Leading mining software solutions and services provider MICROMINE Africa continues to place a large focus on offering tertiary institutions such as Schools of Mines specialised software packages to better equip graduates with the skills needed for the evolving mining industry on the continent.
With investment in emerging economies on the rise, the aim is to use this investment successfully. One such way is investing in training and technology, which improves the efficiency of mining operations. In addition, an important trend is co-investment in projects. This reduces the capital outlay for governments which, in turn, results in greater productivity, job creation, and increased exports.
“No doubt Africa has a long way still to go. However, it is now taking its resources much more seriously, and has a far better understanding of the potential of mineral deposits to generate income, uplift communities and put more resources into Skills Development. Africa is on the up with regards to better mining practices, as well as investing in projects and businesses that will better its economies,” MICROMINE Africa Marketing Coordinator Craig Sternslow comments.
A major contributor to the growth in exploration in emerging economies is advancements in software, such as Micromine, Pitram, and Geobank. Many African governments are also creating more investment-friendly policies and regulations. “Legislation and policies have taken centre stage in Africa over the past year, with many governments starting to realise they need to manage their resources and interests more efficiently,” Sternslow elaborates.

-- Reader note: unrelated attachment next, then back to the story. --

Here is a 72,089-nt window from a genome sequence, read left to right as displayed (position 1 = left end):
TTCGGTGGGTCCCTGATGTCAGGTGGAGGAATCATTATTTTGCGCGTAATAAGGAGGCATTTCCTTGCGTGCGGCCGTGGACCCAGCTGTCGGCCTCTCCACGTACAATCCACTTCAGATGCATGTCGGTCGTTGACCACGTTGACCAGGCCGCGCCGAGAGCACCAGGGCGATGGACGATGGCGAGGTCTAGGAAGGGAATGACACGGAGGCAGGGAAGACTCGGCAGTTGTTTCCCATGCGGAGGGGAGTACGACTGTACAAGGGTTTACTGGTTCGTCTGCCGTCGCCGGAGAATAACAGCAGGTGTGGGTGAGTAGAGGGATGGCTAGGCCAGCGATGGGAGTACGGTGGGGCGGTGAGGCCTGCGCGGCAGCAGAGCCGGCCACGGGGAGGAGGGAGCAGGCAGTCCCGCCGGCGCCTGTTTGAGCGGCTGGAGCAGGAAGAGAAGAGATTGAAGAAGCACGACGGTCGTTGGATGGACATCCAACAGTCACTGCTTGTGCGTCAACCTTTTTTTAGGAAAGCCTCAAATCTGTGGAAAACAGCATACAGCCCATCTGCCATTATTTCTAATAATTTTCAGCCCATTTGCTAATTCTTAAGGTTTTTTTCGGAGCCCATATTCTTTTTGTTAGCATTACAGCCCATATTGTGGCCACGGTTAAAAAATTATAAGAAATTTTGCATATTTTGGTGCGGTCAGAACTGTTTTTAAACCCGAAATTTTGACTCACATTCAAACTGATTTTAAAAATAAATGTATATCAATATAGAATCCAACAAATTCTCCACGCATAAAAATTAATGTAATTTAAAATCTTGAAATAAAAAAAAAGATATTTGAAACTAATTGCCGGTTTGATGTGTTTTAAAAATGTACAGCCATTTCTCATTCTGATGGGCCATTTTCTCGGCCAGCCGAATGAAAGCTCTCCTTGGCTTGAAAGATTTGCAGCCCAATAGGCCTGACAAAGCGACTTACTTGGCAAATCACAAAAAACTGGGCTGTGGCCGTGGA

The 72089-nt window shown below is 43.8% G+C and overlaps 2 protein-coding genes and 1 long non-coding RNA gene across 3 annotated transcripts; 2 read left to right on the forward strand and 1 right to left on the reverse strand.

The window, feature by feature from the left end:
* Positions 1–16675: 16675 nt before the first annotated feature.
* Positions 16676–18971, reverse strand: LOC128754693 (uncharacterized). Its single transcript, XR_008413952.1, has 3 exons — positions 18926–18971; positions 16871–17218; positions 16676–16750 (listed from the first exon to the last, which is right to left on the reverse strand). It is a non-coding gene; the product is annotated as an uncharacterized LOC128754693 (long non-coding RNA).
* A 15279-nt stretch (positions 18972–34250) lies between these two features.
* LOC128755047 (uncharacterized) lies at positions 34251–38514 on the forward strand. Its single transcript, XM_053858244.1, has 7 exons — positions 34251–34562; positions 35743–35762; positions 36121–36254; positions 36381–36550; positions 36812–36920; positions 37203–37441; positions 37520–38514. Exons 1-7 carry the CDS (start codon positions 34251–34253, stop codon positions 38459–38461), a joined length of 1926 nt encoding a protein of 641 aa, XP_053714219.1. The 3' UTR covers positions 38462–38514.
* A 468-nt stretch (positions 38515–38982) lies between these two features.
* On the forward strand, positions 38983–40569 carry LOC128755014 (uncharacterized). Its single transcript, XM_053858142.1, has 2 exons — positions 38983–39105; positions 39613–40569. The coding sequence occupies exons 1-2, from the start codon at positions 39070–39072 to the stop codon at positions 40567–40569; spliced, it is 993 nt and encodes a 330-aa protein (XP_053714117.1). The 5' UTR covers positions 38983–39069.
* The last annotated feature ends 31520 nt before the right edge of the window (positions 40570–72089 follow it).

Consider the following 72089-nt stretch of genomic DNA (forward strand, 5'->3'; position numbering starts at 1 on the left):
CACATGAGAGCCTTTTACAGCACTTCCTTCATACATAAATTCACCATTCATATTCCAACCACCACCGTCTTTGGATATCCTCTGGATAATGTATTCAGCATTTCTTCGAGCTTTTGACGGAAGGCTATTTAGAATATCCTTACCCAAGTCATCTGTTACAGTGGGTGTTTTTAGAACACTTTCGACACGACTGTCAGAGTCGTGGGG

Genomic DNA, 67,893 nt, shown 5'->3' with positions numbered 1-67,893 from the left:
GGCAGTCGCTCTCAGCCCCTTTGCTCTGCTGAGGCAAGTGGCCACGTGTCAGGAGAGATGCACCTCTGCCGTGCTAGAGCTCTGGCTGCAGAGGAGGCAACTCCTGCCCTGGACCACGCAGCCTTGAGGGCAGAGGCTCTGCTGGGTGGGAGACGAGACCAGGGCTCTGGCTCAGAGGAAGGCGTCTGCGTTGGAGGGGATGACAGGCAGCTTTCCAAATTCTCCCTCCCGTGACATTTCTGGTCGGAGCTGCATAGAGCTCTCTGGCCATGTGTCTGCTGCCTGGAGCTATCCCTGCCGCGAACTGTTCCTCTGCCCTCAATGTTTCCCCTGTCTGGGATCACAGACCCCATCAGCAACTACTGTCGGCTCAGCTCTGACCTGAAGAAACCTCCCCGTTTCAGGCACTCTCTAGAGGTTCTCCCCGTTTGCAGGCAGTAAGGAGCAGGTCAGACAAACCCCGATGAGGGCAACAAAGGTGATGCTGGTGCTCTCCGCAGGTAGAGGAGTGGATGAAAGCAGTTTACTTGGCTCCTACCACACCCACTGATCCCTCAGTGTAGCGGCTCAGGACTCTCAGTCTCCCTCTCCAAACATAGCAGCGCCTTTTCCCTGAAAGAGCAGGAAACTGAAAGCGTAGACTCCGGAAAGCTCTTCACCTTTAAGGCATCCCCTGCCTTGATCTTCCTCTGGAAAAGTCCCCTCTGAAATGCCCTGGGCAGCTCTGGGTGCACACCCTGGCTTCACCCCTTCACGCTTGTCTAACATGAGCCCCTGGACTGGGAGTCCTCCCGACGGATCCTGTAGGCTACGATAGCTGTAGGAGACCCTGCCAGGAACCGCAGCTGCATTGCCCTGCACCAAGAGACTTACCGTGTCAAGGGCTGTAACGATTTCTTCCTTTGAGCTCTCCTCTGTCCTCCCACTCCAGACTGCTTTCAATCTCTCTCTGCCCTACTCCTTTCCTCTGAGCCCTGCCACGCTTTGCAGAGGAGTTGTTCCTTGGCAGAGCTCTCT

This is where MICROMINE’s software solutions play an integral role, as having a database of all historic and current data, from aeromagnetic to drill-hole or topographic data, will assist in justifying and validating the resource capabilities of a particular country.
Regulatory improvements have seen a more open-minded and community-focused movement. Simplified permit and licence processes, with a reduction in restrictions on prospecting, makes it easier for mining and exploration companies to explore new areas.
“Governments and mining companies must understand the need to have local equity partnerships, improved labour laws, and incentives for local investment, as well as technology transfer for local communities,” Sternslow stresses.
A drastic shift towards financial sustainability is currently happening right now in Africa, which is leading many financial analysts to, indeed, call it the next emerging market. Africa has definitely changed over the last decade, with a proactive shift in driving the evolution of the mining industry.
“The rise in commodity prices such as gold and copper is creating a more stable environment for some mining operations. This is resulting in an uptick in exploration growth, because mining companies are viewing Africa as an ideal destination for new finds,” Sternslow concludes.